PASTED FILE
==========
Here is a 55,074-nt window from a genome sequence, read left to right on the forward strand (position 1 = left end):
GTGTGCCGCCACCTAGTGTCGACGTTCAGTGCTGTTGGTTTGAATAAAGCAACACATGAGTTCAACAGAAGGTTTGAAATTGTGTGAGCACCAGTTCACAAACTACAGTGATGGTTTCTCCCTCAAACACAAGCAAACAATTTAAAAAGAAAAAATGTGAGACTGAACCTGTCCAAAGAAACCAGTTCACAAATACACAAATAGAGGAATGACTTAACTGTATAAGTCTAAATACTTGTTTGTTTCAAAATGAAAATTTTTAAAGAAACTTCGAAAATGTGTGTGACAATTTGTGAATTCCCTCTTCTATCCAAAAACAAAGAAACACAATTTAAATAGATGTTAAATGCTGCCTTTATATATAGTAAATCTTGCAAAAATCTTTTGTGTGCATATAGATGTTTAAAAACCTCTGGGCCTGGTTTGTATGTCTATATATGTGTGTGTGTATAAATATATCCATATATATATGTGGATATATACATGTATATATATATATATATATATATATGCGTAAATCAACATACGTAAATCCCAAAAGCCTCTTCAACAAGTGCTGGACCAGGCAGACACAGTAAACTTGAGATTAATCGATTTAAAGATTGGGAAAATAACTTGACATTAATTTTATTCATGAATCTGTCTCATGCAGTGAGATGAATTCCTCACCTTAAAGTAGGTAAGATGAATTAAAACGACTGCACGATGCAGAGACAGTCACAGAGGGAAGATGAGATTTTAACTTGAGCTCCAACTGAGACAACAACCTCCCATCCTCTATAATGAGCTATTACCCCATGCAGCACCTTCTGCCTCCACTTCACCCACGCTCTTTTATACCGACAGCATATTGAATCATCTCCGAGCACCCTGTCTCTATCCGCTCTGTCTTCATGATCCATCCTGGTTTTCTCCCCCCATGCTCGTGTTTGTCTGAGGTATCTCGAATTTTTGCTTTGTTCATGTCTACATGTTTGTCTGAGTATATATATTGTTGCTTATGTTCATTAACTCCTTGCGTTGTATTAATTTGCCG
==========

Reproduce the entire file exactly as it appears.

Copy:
Here is a 55,074-nt window from a genome sequence, read left to right on the forward strand (position 1 = left end):
GTGTGCCGCCACCTAGTGTCGACGTTCAGTGCTGTTGGTTTGAATAAAGCAACACATGAGTTCAACAGAAGGTTTGAAATTGTGTGAGCACCAGTTCACAAACTACAGTGATGGTTTCTCCCTCAAACACAAGCAAACAATTTAAAAAGAAAAAATGTGAGACTGAACCTGTCCAAAGAAACCAGTTCACAAATACACAAATAGAGGAATGACTTAACTGTATAAGTCTAAATACTTGTTTGTTTCAAAATGAAAATTTTTAAAGAAACTTCGAAAATGTGTGTGACAATTTGTGAATTCCCTCTTCTATCCAAAAACAAAGAAACACAATTTAAATAGATGTTAAATGCTGCCTTTATATATAGTAAATCTTGCAAAAATCTTTTGTGTGCATATAGATGTTTAAAAACCTCTGGGCCTGGTTTGTATGTCTATATATGTGTGTGTGTATAAATATATCCATATATATATGTGGATATATACATGTATATATATATATATATATATATATGCGTAAATCAACATACGTAAATCCCAAAAGCCTCTTCAACAAGTGCTGGACCAGGCAGACACAGTAAACTTGAGATTAATCGATTTAAAGATTGGGAAAATAACTTGACATTAATTTTATTCATGAATCTGTCTCATGCAGTGAGATGAATTCCTCACCTTAAAGTAGGTAAGATGAATTAAAACGACTGCACGATGCAGAGACAGTCACAGAGGGAAGATGAGATTTTAACTTGAGCTCCAACTGAGACAACAACCTCCCATCCTCTATAATGAGCTATTACCCCATGCAGCACCTTCTGCCTCCACTTCACCCACGCTCTTTTATACCGACAGCATATTGAATCATCTCCGAGCACCCTGTCTCTATCCGCTCTGTCTTCATGATCCATCCTGGTTTTCTCCCCCCATGCTCGTGTTTGTCTGAGGTATCTCGAATTTTTGCTTTGTTCATGTCTACATGTTTGTCTGAGTATATATATTGTTGCTTATGTTCATTAACTCCTTGCGTTGTATTAATTTGCCG